Voice/Vision Holocaust Survivor Oral History Archive

Franka Charlupski - November 19, 1981

Stealing in Camp

Okay, ??? you were talk...I have uh, if, if it sounds foolish, tell me. I don't...

Just go ahead.

What was going through your mind during all of this? When you were called out for the Appell to stand there all night, what do, what do you think of ???

You were just an animal. I mean, how can a man be so stupid and make people that are hungry, cold, overworked, miserable stay there--you got to be a, a s...a sad...sadist? Is that it?


Sadist uh, to do this! Over--let's say we did take it! What in the heck is it? A piece of wood. But the main--I remember myself asking God, "If I can only have a clean bath, and clean nightgown and enough bread to eat..." Nothing else--just bread. Then you got everything now that's under the sun, and you don't want to eat, because you don't wanna get fat. I remember--these were the things that were done--we never--we really never believed that we were gonna survive. It nev...I don't think it entered anybody's mind. We just figured it was a slow process of dying, like when we were in uh, in Bremen and uh, at one time--I was an outstanding thief. At that time it was called organizer but uh, organizing that's what we were calling it--stealing we're calling organizing. I don't know how--don't ask me--because as soon as the war was over, like when they opened these warehouses in Bergen-Belsen. I couldn't go near them. Take something--I went, but I couldn't take anything. It didn't interest me, I didn't need it, you know what I mean? It wasn't that we were afraid anymore, because the English brought everything in uh, that I needed it. That this was gonna--I survived already. So being a thief just left me completely. It was just--it shows that the power to survive was so strong that you'll do anything. That comes in a story where uh, I went into a--through a basement uh, little window. Just fit. I'll never know how I got into it. I got in there and the others were watching. And there was everything in that cellar. Everything. You name it, it was there. It was uh, um, lard, butter, eggs--the eggs were boiled because from the heat from the bomb--the raw eggs, raw! And they were delicious. Uh, jam, you name it--potatoes. Everything was in that cellar. It was like a gold mine. And I had these, they were knickers now, but they weren't when they were there. These were real like uh, in Europe they wore them for uh, bicycling, and they were tight here. So I got into that basement and I filled up my--but before I filled up my pants, I had--went in there a couple times and brought stuff up and then I went, you know, like a chazzer, you know, figured if it worked once, twice, it'll work the third time. And uh, the last time I got in I saw a little navy vest--velour--and I put it on. I liked it, not realizing that it's a Hitlerjugend vest, which didn't matter, if the woman didn't catch me. Uh, and while I'm sitting there, and debating what am I taking now, you know, this one needs a pair of shoes, this one needs this and this one needs that. I had that vest on and the woman walks in. She went in with the front door; I went in with the basement window. And she says to me, "What are you doing here?" I says, "I was cold outside, I came in to warm up." And she says, "What are you doing in my son's Hitlerjugend vest?" I says, "I just put it on, I was planning on take it off when I was leaving." ??? and uh, she says, "Okay, I'll go and see the SS woman." She was going out by the front; I was going out back by that same window that I came in. I threw off the vest, I went into hiding. That SS woman had a nightgown from there, so she had to keep her mouth shut. She knew exactly who she was talking about, but she wasn't looking for me. And she took the complaint, and that was that. This, this is the way you had to work. Not everybody could do that, because it depends on where you were. In our case this was the way most of us did survive.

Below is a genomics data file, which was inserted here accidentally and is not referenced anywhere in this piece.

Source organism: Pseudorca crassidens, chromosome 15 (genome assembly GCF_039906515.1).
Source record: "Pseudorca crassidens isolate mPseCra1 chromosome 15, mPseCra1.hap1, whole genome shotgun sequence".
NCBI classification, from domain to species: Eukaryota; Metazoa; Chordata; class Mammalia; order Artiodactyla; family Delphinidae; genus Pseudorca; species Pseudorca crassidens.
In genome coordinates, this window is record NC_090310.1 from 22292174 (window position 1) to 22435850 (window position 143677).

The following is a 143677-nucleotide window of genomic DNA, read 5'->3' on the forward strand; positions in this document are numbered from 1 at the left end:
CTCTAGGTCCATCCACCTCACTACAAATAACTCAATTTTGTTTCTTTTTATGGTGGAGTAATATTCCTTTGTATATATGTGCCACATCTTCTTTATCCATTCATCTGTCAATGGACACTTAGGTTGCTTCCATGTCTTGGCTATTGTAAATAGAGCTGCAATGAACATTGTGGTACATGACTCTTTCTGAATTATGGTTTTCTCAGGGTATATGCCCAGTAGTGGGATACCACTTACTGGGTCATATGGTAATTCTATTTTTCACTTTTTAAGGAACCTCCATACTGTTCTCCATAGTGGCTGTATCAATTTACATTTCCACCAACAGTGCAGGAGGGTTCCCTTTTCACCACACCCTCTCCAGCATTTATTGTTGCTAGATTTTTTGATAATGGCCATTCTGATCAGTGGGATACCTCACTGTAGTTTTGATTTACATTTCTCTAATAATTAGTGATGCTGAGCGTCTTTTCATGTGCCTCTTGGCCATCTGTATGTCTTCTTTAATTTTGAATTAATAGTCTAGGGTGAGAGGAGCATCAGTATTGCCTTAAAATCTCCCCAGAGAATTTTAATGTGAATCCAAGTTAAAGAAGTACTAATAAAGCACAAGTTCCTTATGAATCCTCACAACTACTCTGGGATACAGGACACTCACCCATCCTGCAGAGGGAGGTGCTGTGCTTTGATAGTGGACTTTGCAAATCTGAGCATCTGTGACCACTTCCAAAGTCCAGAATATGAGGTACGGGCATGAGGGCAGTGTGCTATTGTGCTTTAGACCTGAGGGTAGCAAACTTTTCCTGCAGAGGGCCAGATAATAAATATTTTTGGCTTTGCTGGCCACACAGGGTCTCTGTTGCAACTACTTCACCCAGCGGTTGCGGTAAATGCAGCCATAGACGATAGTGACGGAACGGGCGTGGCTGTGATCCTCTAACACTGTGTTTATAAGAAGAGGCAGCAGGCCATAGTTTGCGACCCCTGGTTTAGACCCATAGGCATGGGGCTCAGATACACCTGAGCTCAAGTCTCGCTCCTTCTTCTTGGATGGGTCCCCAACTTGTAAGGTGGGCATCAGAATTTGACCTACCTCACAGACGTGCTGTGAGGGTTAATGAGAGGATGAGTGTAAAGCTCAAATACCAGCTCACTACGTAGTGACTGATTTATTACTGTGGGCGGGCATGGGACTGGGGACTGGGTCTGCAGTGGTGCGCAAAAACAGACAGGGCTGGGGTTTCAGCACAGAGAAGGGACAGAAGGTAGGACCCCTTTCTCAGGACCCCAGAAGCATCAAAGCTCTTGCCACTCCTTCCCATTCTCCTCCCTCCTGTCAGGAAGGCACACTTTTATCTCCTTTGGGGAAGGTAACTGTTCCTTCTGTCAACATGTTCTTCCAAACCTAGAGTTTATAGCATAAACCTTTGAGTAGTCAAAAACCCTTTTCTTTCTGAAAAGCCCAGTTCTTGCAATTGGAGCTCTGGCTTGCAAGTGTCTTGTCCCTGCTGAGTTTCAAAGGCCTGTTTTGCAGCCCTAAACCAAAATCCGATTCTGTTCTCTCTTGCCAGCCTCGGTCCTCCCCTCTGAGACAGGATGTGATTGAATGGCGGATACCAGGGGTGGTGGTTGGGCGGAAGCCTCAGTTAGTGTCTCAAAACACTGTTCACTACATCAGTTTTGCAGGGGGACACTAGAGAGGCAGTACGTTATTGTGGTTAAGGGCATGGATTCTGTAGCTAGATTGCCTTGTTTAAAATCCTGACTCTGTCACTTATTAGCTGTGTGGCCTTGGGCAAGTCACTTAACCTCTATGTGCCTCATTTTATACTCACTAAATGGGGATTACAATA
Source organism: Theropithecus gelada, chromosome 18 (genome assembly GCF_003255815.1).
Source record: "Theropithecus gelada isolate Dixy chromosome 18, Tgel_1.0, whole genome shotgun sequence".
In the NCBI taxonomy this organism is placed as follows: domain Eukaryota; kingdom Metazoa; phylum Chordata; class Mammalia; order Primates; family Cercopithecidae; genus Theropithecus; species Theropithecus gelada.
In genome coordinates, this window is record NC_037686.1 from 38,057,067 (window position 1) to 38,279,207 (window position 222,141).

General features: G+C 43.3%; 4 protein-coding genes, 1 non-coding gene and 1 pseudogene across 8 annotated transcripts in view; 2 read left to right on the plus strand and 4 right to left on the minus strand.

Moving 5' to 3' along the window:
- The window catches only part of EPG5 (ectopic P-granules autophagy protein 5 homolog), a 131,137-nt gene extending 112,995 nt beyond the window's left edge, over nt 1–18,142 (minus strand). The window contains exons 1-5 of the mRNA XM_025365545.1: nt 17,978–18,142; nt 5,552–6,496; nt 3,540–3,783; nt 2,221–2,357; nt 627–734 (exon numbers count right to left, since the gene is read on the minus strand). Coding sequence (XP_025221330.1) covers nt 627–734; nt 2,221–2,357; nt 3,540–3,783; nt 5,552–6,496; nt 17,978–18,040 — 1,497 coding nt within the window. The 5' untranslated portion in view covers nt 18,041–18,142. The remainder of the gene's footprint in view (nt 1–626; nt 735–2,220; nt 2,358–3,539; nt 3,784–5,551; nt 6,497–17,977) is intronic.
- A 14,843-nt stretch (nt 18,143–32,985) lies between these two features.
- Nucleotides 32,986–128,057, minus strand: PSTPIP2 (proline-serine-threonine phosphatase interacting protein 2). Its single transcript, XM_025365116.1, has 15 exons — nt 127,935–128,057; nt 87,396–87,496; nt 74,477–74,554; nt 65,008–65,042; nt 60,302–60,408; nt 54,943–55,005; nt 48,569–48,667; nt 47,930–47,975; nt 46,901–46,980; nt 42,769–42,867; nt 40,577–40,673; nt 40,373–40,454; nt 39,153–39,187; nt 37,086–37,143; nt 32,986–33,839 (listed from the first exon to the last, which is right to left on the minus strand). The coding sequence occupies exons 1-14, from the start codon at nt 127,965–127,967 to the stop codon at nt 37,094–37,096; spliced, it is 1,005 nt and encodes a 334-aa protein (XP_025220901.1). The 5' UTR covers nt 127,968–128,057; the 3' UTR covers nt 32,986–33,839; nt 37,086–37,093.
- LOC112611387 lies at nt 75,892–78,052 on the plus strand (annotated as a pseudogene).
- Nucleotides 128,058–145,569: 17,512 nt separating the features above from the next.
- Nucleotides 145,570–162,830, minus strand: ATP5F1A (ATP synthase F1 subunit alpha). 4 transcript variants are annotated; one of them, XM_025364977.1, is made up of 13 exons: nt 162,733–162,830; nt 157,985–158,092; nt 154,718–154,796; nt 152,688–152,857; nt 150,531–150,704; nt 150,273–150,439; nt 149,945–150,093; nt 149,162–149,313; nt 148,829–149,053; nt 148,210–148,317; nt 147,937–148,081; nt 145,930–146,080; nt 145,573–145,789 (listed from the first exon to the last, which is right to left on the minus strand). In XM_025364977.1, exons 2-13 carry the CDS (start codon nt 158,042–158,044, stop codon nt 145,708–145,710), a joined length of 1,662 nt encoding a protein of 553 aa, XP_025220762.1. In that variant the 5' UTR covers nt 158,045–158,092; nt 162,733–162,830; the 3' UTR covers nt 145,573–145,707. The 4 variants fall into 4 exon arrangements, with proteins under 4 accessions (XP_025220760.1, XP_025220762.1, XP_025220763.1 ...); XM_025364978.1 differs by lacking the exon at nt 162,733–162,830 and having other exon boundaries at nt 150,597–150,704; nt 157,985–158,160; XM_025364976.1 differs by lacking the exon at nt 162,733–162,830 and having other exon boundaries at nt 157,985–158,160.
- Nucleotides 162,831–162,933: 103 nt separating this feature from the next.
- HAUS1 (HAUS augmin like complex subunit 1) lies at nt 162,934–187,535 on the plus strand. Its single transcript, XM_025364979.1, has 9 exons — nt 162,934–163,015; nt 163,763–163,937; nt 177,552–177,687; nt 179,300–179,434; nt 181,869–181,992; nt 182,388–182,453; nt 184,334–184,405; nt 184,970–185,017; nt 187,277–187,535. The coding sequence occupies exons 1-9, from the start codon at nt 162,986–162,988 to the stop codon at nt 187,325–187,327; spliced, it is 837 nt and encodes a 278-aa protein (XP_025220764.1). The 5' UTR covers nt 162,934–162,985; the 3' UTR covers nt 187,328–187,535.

You took things for other people in the barracks?

Well, they needed it. First of all I, I--we were four--excuse me, I had my first husband's sister with me, too.

© Board of Regents University of Michigan-Dearborn